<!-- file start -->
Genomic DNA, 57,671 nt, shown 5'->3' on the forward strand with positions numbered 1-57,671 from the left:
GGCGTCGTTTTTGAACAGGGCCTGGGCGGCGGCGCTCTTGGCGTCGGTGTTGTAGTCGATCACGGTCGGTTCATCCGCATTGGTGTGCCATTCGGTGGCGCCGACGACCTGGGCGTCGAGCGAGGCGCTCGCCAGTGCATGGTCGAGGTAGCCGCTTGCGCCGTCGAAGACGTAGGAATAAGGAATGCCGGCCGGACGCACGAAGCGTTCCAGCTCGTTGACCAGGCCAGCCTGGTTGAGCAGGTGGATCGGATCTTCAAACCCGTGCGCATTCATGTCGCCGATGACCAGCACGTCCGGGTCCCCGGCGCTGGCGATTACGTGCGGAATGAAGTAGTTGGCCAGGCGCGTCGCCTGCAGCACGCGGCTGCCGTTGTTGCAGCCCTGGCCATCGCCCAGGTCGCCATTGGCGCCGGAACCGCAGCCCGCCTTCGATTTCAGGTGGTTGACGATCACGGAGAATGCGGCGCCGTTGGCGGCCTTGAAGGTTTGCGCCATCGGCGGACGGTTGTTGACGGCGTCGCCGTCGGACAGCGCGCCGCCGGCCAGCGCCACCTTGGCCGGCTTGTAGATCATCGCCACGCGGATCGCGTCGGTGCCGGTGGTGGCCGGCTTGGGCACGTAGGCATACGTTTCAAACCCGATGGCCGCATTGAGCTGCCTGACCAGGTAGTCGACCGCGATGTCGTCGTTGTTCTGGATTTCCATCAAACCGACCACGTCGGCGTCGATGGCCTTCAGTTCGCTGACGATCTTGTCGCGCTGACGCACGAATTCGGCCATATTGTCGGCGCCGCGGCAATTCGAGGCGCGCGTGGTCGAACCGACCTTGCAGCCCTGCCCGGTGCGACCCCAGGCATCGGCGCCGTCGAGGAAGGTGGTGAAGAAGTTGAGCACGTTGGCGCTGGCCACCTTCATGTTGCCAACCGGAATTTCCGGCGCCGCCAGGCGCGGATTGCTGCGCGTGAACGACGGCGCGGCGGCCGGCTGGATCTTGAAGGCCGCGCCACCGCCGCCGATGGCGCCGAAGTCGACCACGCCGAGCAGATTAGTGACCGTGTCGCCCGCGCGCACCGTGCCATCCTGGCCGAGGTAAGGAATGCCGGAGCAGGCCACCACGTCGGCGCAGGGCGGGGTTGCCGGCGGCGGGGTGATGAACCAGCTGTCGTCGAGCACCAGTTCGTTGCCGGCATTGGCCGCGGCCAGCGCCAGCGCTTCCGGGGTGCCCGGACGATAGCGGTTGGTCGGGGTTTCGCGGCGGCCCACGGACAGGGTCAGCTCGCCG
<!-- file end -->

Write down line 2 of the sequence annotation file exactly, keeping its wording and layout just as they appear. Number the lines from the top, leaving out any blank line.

GGCGTCGTTTTTGAACAGGGCCTGGGCGGCGGCGCTCTTGGCGTCGGTGTTGTAGTCGATCACGGTCGGTTCATCCGCATTGGTGTGCCATTCGGTGGCGCCGACGACCTGGGCGTCGAGCGAGGCGCTCGCCAGTGCATGGTCGAGGTAGCCGCTTGCGCCGTCGAAGACGTAGGAATAAGGAATGCCGGCCGGACGCACGAAGCGTTCCAGCTCGTTGACCAGGCCAGCCTGGTTGAGCAGGTGGATCGGATCTTCAAACCCGTGCGCATTCATGTCGCCGATGACCAGCACGTCCGGGTCCCCGGCGCTGGCGATTACGTGCGGAATGAAGTAGTTGGCCAGGCGCGTCGCCTGCAGCACGCGGCTGCCGTTGTTGCAGCCCTGGCCATCGCCCAGGTCGCCATTGGCGCCGGAACCGCAGCCCGCCTTCGATTTCAGGTGGTTGACGATCACGGAGAATGCGGCGCCGTTGGCGGCCTTGAAGGTTTGCGCCATCGGCGGACGGTTGTTGACGGCGTCGCCGTCGGACAGCGCGCCGCCGGCCAGCGCCACCTTGGCCGGCTTGTAGATCATCGCCACGCGGATCGCGTCGGTGCCGGTGGTGGCCGGCTTGGGCACGTAGGCATACGTTTCAAACCCGATGGCCGCATTGAGCTGCCTGACCAGGTAGTCGACCGCGATGTCGTCGTTGTTCTGGATTTCCATCAAACCGACCACGTCGGCGTCGATGGCCTTCAGTTCGCTGACGATCTTGTCGCGCTGACGCACGAATTCGGCCATATTGTCGGCGCCGCGGCAATTCGAGGCGCGCGTGGTCGAACCGACCTTGCAGCCCTGCCCGGTGCGACCCCAGGCATCGGCGCCGTCGAGGAAGGTGGTGAAGAAGTTGAGCACGTTGGCGCTGGCCACCTTCATGTTGCCAACCGGAATTTCCGGCGCCGCCAGGCGCGGATTGCTGCGCGTGAACGACGGCGCGGCGGCCGGCTGGATCTTGAAGGCCGCGCCACCGCCGCCGATGGCGCCGAAGTCGACCACGCCGAGCAGATTAGTGACCGTGTCGCCCGCGCGCACCGTGCCATCCTGGCCGAGGTAAGGAATGCCGGAGCAGGCCACCACGTCGGCGCAGGGCGGGGTTGCCGGCGGCGGGGTGATGAACCAGCTGTCGTCGAGCACCAGTTCGTTGCCGGCATTGGCCGCGGCCAGCGCCAGCGCTTCCGGGGTGCCCGGACGATAGCGGTTGGTCGGGGTTTCGCGGCGGCCCACGGACAGGGTCAGCTCGCCG